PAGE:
One patient had crushed arms, in splints with traction causing him to have two large, white bandage wrapped extremities held extended above his head for quite some time. Again, I don't know how or even when it happened, but he slowly became known as "Touchdown". Another man who was actually an Iraqi Interim Government Police Chief, had charged through gunfire to throw himself over an RPG (big rocket) which exploded in his belly. He did this to save a group of 6 or 7 high ranking American officials he was escorting. We ended up calling him 'The Sheriff'(again, clearly a good guy, but gets a number anyway). This stuck like glue since the only radio station we get in the ICU plays the same limited mix of 70s music everyday and so we hear 'I Shot the Sheriff' with annoying regularity. It was a natural.

A real bad guy had been shot and had his right arm vaporized below the elbow during a firefight. He was captured and was being evacuated back to the CSH for treatment. On the way, his own insurgency cell hit the evac vehicle with a booby-trapped explosive (IED). This then blew one of his legs off. He had a long recovery and came to be known as "Lucky".

Another man is called "Blue". No one seems to remember how that came about. He has been here for over 4 months and has had multple, staged, orthopedic, skin and muscle flap/graft surgeries complicted by bone infections. I can't follow the link, but he is worth mentioning because he is a true obsessive-compulsive. He spends his entire day cleaning himself with q-tips, and gauze. He looks about 70, although he is probably 50. He has a 12 inch long, snow-white, meticulously combed and trimmed white beard. I estimate he is about 5 feet tall and weighs 100 lbs not couting his external fixator devices (scaffolding for the leg). He has been placed in the part of the tent that actually has a 'window', (plastic and opague, but a window none the less) which gets diffused sunlight. His longevity, age and the fact that the nurses have turned over all wound care and dressing changes to him have earned him the prime real estate.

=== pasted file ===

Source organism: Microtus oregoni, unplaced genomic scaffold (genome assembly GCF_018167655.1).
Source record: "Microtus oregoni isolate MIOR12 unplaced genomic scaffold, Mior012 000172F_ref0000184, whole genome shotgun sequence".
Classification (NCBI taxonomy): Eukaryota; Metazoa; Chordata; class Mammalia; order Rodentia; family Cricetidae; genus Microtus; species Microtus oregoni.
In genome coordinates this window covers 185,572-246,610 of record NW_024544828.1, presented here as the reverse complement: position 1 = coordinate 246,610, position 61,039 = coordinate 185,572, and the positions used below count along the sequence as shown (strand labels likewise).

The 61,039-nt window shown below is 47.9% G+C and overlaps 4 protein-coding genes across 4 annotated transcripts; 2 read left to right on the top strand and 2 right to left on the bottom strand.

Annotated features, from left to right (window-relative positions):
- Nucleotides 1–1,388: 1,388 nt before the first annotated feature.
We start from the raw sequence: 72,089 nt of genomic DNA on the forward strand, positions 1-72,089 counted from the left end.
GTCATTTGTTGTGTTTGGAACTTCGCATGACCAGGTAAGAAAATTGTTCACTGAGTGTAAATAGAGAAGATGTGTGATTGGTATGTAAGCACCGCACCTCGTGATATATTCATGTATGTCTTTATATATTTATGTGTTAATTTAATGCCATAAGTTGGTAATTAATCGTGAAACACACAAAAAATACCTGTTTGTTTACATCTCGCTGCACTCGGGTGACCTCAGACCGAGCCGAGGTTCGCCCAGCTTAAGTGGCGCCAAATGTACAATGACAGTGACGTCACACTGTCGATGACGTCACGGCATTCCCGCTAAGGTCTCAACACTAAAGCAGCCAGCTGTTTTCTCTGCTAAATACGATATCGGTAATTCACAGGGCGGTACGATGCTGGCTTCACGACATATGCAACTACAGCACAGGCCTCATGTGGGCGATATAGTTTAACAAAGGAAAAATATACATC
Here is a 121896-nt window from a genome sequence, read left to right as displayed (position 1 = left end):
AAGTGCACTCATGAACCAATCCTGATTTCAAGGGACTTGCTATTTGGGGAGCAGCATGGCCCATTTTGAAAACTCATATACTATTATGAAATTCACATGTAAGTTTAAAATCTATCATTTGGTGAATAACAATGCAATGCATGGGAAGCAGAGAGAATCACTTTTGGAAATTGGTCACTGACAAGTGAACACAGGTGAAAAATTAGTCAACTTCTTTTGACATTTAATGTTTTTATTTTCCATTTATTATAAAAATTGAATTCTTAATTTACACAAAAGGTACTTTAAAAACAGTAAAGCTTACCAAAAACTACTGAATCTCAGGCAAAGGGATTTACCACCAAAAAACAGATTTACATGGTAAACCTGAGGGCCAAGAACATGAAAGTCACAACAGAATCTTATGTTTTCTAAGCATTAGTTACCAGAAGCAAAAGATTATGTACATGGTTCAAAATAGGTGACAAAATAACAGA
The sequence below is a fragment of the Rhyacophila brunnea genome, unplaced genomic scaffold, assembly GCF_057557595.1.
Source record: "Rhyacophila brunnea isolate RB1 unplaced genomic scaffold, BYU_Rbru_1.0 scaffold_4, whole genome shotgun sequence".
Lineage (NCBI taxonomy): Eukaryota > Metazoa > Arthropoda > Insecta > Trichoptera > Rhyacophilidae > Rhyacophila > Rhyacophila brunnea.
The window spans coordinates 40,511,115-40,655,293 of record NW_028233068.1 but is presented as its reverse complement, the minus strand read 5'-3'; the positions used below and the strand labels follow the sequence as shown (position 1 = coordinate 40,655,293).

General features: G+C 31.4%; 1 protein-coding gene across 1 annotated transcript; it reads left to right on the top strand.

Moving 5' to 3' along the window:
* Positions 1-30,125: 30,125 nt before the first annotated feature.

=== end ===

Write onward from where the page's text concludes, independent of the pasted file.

One thing about Blue though is disturbing. Although we have given him dental floss, he insists on pulling strings of gauze from his wet to dry leg dressings to floss his teeth. Given he is so clean otherwise, this is unusual. I am told he prefers the taste to our mint flavored waxed, packaged American floss.

There are so many more -- a guy with scars demonstrating very old, recent past, recent, and brand new fresh gunshot wounds to every part of his body. We call him Tu-Pak. One man who required massive transfusions which depleted our blood supply and so required an emergency blood drive. We drained every person with his blood type who was on duty in the hospital that day. We named him Sponge-Bob. Another guy with incredibly thick, curly black hair combed straight upward is known as Kramer. A turkish guy is "The Turk" which is not original but feels good to say.

Every name is a replacement for the anonymity of a number and a reflection of something personal about our injured people. Perhaps that is a rationalization for our behavior but I think it is on the benign end of the spectrum given the circumstances. I understand from the translators that the awake and alert ward patients have named us as well. For some reason, I am called Dr. "Mama" which they assure me is a term of respect (I'm too flattered). It's better than what they call the big Ortho guy who examines wounds, changes dressings at the bedside and adjusts traction. They call him Dr. Ala'am which means 'pain'. Mama is just fine."